2. Create a page on the wiki Language/Transducer that links to the code and has Evaluation and Notes sections.


When you've finished getting half of your tests to pass.

Evaluate coverage on your corpus and add the one of the most frequent unanalysed words:

  1. Use coverage-hfst or aq-covtest (as above) to see how many forms in your basic corpus are analysed, and what the top unknown forms are.
    • Make note of the coverage at this point
  2. Make a new yaml file in your tests directory with the top unanalysed words, and name it something like commonwords.yaml. For the analysis side, just put an <unk> tag (for "unknown") after each form. Don't forget to commit this to your git repository.
  3. Figure out what the analyses of at least three of these words should be, using the resources you have available (grammar books, etc.), and update the analysis side of your yaml file accordingly.
  4. Add at least one of these analyses to your transducer so that the test passes.
  5. Rerun coverage-hfst aq-covtest to see by how much your coverage improved.
    • Add a note to the notes section of the additional top word(s) you added, and the resulting change in coverage (e.g., «by adding "and<cnjcoo> ↔ and" to the transducer, coverage went from 9.76% to 12.32%»)

In the Evaluation section on the wiki page, add the following:

  • Total number of stems in the transducer. You can use the following method, or count the stems manually.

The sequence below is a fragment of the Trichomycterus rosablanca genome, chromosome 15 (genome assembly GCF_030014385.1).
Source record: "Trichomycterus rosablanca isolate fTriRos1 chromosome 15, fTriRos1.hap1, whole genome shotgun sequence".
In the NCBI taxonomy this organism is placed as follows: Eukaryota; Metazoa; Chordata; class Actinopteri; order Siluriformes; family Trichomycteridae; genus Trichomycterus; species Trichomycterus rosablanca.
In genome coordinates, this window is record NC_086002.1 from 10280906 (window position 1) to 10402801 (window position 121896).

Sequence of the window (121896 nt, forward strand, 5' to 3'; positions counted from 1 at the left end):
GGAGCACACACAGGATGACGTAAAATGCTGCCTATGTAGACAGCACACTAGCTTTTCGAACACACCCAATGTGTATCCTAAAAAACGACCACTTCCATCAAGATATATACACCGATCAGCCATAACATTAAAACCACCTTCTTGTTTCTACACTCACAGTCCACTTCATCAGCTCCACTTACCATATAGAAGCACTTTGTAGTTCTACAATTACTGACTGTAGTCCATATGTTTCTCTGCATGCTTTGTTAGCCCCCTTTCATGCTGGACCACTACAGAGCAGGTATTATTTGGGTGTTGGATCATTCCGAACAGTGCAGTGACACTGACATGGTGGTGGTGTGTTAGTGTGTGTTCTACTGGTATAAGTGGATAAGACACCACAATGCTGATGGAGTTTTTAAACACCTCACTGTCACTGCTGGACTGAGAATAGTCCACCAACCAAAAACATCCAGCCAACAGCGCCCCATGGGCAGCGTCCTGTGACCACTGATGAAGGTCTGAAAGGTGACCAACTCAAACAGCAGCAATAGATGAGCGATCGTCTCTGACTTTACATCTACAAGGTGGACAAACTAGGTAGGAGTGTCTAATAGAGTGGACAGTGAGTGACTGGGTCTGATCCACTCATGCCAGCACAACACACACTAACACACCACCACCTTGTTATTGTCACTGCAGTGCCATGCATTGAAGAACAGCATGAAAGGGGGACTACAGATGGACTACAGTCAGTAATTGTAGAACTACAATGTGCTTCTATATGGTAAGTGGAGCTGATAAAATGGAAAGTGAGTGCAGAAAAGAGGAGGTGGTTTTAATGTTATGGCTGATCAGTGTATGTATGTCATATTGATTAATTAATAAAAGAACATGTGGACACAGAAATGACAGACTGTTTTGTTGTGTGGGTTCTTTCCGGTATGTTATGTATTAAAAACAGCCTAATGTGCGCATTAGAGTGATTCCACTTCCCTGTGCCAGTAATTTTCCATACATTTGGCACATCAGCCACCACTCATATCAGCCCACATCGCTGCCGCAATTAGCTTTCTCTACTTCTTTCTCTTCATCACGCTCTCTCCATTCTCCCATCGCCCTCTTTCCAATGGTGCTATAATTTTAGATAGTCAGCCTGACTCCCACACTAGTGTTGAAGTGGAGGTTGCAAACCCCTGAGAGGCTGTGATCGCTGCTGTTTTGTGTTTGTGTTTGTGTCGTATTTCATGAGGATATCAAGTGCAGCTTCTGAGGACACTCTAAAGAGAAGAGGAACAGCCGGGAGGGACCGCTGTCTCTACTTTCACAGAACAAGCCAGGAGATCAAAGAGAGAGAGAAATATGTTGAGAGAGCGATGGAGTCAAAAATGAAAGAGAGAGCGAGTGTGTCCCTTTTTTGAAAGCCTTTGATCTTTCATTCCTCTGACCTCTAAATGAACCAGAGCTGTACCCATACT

lexd -x > /dev/null (then add the counts for the relevant individual lexicons)
  • Current coverage over your combined corpus
  • The current list of top unknown words returned by aq-covtest
  • Number of tests that pass in each yaml file
    • The main yaml file should have at least half of the tests passing
    • The commonwords.yaml file should have at least 1 passing test


  1. Add yourself to the AUTHORS file.
  2. Make sure the COPYING file contains an open-source license to your liking (default should be GPL3).
  3. Add links to the transducer repo and wiki page to the list of resources you developed for your language on the language's page on this wiki.

Sanity checks before submitting

  1. Did you commit just the initial files created by bootstrap before you initialised or compiled the module? If not, start over with bootstrapping, being sure copy over any files you've changed. Or use this method.
  2. Did you commit your updates to lexd and twol files? And the yaml test files?
  3. Do you have at least 50 tests in the main tests file? Do at least half of them pass a morph-test?
  4. Did you add everything asked for to the wiki page (evaluation, etc.) and your repo (e.g., both yaml files).
  5. If you have trouble analysing or compiling, are all your tags and symbols (full alphabet) defined in your twol file?